Data Mining and Statistical Analysis of Completions in an Unconventional Play: The Canadian Montney Formation
The drilling, completion, and stimulation of multiple fractured horizontal wells has proven to be an effective means of extracting hydrocarbons from unconventional resources. Since the first application of this technology by Maersk in the Dan Field in the mid-1980's oil and gas reservoirs have seen improved productivity and profitability. However, identifying the key drivers for success of multiple fractured horizontal well technology has proven difficult especially in unconventional reservoirs where data is limited. With few vertical wells, logs and core data typically used for building a basis of completion and stimulation design are often lacking. As a result, other methods of identifying success drivers must be developed and utilized. To this end, this paper utilizes a data-mining and statistical analysis of well, completion, fracture stimulation, and production data to establish the important parameters for success in horizontal wells in the Montney Formation of Alberta and British Columbia, Canada. In this study more than 3,300 horizontal wells were characterized with respect to lateral length, completion type, number of stages, fracture fluids pumped, proppant loading, costs, and production. The study utilized the statistical software JMP to identify key relationships between well data. The software system allowed standard screening and more advanced graphical methods to be applied to validate the dataset. From the quality assured dataset various additional parameters were calculated and used in the analysis. Both regression analysis and statistical 'heat maps' were used to correlate and visualize data trends. Heat maps are shown as a useful tool for visualizing strongly trending data. Another finding from this study is that cased and cemented horizontal wells in the Montney Formation had significantly better initial productivity (+31%) and first year cumulatives (+42%) than open hole external packer completion systems even though the cased and cemented wellbores had fewer stages (-40%), larger stimulations (+390%), and increased costs (+14%). While additional completed stages may increase cumulative recovery in the Montney Formation, statistical analysis demonstrates the recovery per stage decreases after a certain stage density. This conclusion is consistent with recent findings (VISAGE and Jim Gouveia 2014). Results of the study clearly demonstrate that wells with the smallest frac fluid load recovery have the best cumulative gas recovery with time, and spending more for the completion translates into higher production. This work is important as it identifies relevant completion trends in the Montney Formation and completion and stimulation practices linked to higher recovery and well success. This is also the first field-wide statistical review of wells completed in the Montney Formation using more advanced data mining and statistical analysis. The work lays a foundation for application of these techniques to more unconventional and tight oil and gas reservoirs.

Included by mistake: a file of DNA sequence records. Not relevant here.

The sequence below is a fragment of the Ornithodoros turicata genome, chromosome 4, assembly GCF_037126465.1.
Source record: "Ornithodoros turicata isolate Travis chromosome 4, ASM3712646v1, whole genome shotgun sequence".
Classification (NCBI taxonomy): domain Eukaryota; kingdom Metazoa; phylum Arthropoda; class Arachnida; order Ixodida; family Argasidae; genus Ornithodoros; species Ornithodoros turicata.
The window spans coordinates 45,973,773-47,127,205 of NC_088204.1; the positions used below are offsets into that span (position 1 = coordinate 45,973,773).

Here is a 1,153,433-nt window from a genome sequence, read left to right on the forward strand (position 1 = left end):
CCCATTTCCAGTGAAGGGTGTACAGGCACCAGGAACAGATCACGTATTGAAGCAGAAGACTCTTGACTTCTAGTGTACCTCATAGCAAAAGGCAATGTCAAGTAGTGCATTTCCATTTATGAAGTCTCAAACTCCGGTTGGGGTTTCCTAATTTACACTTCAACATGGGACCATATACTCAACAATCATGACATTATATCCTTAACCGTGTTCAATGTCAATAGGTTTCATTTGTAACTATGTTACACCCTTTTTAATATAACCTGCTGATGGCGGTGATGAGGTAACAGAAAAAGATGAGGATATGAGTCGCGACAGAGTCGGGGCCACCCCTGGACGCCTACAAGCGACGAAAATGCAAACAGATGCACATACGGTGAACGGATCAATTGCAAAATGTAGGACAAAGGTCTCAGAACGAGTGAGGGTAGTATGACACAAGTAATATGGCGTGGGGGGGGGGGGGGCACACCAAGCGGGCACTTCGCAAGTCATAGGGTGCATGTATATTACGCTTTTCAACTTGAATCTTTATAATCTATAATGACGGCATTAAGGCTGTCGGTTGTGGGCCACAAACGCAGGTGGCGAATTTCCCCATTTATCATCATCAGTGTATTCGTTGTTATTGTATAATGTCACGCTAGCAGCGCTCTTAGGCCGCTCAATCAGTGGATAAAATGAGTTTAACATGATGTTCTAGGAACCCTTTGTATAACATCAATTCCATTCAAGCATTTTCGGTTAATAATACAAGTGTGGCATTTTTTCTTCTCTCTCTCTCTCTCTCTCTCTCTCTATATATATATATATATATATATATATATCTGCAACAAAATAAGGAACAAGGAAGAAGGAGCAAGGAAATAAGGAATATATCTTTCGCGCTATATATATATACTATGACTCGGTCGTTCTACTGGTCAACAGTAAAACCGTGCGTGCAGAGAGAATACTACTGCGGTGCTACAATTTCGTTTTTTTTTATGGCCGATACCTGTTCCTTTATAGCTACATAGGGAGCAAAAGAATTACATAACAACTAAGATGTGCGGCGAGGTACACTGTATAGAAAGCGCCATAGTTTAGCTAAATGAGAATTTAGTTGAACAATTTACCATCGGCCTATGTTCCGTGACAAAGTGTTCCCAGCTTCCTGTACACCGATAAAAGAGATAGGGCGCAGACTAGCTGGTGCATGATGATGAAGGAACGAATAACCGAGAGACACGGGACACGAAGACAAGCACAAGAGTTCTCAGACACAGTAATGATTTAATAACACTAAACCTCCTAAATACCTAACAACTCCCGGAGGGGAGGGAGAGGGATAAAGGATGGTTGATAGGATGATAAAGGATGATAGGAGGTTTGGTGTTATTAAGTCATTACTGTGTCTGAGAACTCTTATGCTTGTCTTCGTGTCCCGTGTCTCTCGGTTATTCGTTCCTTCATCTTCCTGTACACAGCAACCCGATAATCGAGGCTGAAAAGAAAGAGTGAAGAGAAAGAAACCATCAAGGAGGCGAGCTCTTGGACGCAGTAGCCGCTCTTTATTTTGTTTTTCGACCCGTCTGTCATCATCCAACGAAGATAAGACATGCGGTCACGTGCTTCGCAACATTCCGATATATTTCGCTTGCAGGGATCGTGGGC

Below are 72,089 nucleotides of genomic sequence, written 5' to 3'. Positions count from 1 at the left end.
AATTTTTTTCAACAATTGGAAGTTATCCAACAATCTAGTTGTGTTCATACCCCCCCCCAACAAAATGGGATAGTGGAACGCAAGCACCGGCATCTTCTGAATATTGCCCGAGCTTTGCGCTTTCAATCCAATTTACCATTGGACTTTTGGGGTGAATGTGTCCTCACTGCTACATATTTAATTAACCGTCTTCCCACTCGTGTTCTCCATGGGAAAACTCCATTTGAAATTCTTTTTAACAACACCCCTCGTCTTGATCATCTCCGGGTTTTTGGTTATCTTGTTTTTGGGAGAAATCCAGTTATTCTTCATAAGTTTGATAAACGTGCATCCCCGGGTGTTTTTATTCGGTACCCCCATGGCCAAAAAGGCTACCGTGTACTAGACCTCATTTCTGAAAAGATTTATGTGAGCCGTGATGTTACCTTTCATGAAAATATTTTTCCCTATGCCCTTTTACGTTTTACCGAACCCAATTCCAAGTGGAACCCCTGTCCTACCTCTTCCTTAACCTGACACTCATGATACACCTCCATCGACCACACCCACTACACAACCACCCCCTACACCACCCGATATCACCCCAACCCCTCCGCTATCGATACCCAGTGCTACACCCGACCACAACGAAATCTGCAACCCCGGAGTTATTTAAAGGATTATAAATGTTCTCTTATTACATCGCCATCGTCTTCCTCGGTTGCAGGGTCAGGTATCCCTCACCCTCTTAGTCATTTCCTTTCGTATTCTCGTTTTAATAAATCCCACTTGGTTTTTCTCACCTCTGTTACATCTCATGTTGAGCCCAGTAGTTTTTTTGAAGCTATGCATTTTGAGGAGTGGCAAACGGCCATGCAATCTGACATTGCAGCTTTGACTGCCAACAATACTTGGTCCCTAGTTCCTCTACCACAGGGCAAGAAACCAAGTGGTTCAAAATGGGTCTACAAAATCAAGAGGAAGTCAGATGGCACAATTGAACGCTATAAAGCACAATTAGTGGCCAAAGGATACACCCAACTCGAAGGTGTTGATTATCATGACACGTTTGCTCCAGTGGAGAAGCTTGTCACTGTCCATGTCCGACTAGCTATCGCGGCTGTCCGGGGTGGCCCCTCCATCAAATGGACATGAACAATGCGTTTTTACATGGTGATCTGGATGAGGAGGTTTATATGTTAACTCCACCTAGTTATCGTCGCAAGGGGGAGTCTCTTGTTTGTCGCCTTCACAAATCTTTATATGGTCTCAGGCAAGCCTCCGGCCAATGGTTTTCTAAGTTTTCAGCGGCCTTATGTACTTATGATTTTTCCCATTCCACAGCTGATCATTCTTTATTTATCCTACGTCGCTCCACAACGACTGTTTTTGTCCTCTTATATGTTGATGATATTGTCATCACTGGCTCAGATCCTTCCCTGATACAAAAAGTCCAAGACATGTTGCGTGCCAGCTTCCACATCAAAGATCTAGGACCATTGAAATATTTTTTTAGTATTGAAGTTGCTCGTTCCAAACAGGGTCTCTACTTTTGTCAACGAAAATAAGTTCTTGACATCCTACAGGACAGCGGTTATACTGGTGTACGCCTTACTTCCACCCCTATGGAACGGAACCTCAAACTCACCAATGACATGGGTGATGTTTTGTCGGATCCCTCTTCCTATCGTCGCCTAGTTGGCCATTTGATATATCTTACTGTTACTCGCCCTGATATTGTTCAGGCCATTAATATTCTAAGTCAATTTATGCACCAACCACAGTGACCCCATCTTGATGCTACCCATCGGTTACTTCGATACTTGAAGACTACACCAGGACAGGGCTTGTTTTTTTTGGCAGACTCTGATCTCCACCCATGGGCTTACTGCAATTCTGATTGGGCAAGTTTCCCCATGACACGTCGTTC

M. Al-Alwani et al., "Data Mining and Statistical Analysis of Completions in an Unconventional Play: The Canadian Montney Formation," Proceedings of the Unconventional Resources Technology Conference (2015, San Antonio, TX), Society of Petroleum Engineers(SPE), Jul 2015.
The definitive version is available at http://dx.doi.org/10.15530/URTEC-2015-2154384
Unconventional Resources Technology Conference (2015: Jul. 20-22, San Antonio, TX)
Geosciences and Geological and Petroleum Engineering
Keywords and Phrases
Data mining; Horizontal drilling; Horizontal wells; Natural gas well completion; Oil well drilling; Petroleum engineering; Petroleum reservoir engineering; Productivity; Quality control; Recovery; Regression analysis; Resource valuation; Statistical methods; Statistics; Well completion; British Columbia , Canada; Fracture stimulation; Fractured horizontal wells; Oil and gas reservoir; Statistical software; Tight oil and gas reservoirs; Unconventional reservoirs; Unconventional resources; Well stimulation
International Standard Book Number (ISBN)
Article - Conference proceedings
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